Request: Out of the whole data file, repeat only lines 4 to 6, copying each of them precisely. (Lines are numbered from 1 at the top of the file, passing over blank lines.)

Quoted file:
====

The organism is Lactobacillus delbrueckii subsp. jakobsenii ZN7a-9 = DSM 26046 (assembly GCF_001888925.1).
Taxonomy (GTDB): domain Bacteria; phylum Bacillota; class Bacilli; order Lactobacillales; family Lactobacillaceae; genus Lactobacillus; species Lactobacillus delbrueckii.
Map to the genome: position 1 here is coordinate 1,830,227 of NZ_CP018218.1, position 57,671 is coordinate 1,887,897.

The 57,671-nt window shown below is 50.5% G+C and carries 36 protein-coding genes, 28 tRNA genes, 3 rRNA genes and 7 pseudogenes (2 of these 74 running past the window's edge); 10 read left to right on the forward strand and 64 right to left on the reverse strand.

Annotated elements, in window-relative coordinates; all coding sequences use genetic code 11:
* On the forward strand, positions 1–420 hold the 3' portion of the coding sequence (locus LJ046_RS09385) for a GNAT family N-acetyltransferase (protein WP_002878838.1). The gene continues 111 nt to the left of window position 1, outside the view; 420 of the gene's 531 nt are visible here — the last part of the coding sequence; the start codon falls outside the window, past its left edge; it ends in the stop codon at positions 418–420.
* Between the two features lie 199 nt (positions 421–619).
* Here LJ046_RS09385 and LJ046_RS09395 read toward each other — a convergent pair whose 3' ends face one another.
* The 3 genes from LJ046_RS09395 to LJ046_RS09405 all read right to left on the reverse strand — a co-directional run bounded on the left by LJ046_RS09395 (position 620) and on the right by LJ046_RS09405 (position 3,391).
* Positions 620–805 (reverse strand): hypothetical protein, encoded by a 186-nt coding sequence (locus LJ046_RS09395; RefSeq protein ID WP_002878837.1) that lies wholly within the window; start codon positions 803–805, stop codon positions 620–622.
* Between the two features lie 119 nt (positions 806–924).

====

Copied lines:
The 57,671-nt window shown below is 50.5% G+C and carries 36 protein-coding genes, 28 tRNA genes, 3 rRNA genes and 7 pseudogenes (2 of these 74 running past the window's edge); 10 read left to right on the forward strand and 64 right to left on the reverse strand.

Annotated elements, in window-relative coordinates; all coding sequences use genetic code 11:
* On the forward strand, positions 1–420 hold the 3' portion of the coding sequence (locus LJ046_RS09385) for a GNAT family N-acetyltransferase (protein WP_002878838.1). The gene continues 111 nt to the left of window position 1, outside the view; 420 of the gene's 531 nt are visible here — the last part of the coding sequence; the start codon falls outside the window, past its left edge; it ends in the stop codon at positions 418–420.